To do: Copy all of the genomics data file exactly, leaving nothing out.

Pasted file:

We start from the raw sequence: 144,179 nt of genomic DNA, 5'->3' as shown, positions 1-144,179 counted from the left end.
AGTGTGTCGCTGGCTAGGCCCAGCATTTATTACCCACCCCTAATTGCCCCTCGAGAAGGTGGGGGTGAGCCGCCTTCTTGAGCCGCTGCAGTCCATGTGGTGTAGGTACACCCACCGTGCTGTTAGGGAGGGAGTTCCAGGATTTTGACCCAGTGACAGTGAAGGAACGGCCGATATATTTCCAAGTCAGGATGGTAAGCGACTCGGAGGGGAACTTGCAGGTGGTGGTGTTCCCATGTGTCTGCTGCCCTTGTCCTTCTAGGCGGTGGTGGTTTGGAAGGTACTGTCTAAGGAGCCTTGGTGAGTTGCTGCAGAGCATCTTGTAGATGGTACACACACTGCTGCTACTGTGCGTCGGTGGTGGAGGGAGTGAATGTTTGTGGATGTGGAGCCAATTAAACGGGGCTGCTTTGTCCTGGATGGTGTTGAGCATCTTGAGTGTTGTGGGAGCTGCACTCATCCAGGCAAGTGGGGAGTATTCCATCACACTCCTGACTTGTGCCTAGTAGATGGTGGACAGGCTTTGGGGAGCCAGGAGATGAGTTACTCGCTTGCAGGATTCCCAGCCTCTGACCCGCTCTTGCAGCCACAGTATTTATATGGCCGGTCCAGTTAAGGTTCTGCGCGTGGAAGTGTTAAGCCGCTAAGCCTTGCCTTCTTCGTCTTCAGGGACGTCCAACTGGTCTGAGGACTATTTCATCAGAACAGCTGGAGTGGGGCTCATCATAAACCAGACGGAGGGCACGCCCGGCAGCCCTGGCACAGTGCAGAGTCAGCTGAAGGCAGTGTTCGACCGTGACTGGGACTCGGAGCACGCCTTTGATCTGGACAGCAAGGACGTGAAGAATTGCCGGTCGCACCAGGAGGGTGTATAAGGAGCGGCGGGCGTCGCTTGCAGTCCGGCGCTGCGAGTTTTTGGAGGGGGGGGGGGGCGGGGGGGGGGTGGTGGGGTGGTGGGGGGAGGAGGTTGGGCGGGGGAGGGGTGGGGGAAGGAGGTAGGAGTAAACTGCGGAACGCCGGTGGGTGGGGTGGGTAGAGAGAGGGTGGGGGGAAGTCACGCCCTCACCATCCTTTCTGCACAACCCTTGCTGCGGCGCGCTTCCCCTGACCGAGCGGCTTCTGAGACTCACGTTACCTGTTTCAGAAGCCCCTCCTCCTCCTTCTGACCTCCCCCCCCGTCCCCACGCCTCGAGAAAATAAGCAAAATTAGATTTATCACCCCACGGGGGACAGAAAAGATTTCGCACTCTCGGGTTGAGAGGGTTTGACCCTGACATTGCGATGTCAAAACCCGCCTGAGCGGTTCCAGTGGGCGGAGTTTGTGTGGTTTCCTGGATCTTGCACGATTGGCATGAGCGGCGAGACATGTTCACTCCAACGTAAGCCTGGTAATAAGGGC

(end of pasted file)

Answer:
We start from the raw sequence: 144,179 nt of genomic DNA, 5'->3' as shown, positions 1-144,179 counted from the left end.
AGTGTGTCGCTGGCTAGGCCCAGCATTTATTACCCACCCCTAATTGCCCCTCGAGAAGGTGGGGGTGAGCCGCCTTCTTGAGCCGCTGCAGTCCATGTGGTGTAGGTACACCCACCGTGCTGTTAGGGAGGGAGTTCCAGGATTTTGACCCAGTGACAGTGAAGGAACGGCCGATATATTTCCAAGTCAGGATGGTAAGCGACTCGGAGGGGAACTTGCAGGTGGTGGTGTTCCCATGTGTCTGCTGCCCTTGTCCTTCTAGGCGGTGGTGGTTTGGAAGGTACTGTCTAAGGAGCCTTGGTGAGTTGCTGCAGAGCATCTTGTAGATGGTACACACACTGCTGCTACTGTGCGTCGGTGGTGGAGGGAGTGAATGTTTGTGGATGTGGAGCCAATTAAACGGGGCTGCTTTGTCCTGGATGGTGTTGAGCATCTTGAGTGTTGTGGGAGCTGCACTCATCCAGGCAAGTGGGGAGTATTCCATCACACTCCTGACTTGTGCCTAGTAGATGGTGGACAGGCTTTGGGGAGCCAGGAGATGAGTTACTCGCTTGCAGGATTCCCAGCCTCTGACCCGCTCTTGCAGCCACAGTATTTATATGGCCGGTCCAGTTAAGGTTCTGCGCGTGGAAGTGTTAAGCCGCTAAGCCTTGCCTTCTTCGTCTTCAGGGACGTCCAACTGGTCTGAGGACTATTTCATCAGAACAGCTGGAGTGGGGCTCATCATAAACCAGACGGAGGGCACGCCCGGCAGCCCTGGCACAGTGCAGAGTCAGCTGAAGGCAGTGTTCGACCGTGACTGGGACTCGGAGCACGCCTTTGATCTGGACAGCAAGGACGTGAAGAATTGCCGGTCGCACCAGGAGGGTGTATAAGGAGCGGCGGGCGTCGCTTGCAGTCCGGCGCTGCGAGTTTTTGGAGGGGGGGGGGGGCGGGGGGGGGGTGGTGGGGTGGTGGGGGGAGGAGGTTGGGCGGGGGAGGGGTGGGGGAAGGAGGTAGGAGTAAACTGCGGAACGCCGGTGGGTGGGGTGGGTAGAGAGAGGGTGGGGGGAAGTCACGCCCTCACCATCCTTTCTGCACAACCCTTGCTGCGGCGCGCTTCCCCTGACCGAGCGGCTTCTGAGACTCACGTTACCTGTTTCAGAAGCCCCTCCTCCTCCTTCTGACCTCCCCCCCCGTCCCCACGCCTCGAGAAAATAAGCAAAATTAGATTTATCACCCCACGGGGGACAGAAAAGATTTCGCACTCTCGGGTTGAGAGGGTTTGACCCTGACATTGCGATGTCAAAACCCGCCTGAGCGGTTCCAGTGGGCGGAGTTTGTGTGGTTTCCTGGATCTTGCACGATTGGCATGAGCGGCGAGACATGTTCACTCCAACGTAAGCCTGGTAATAAGGGC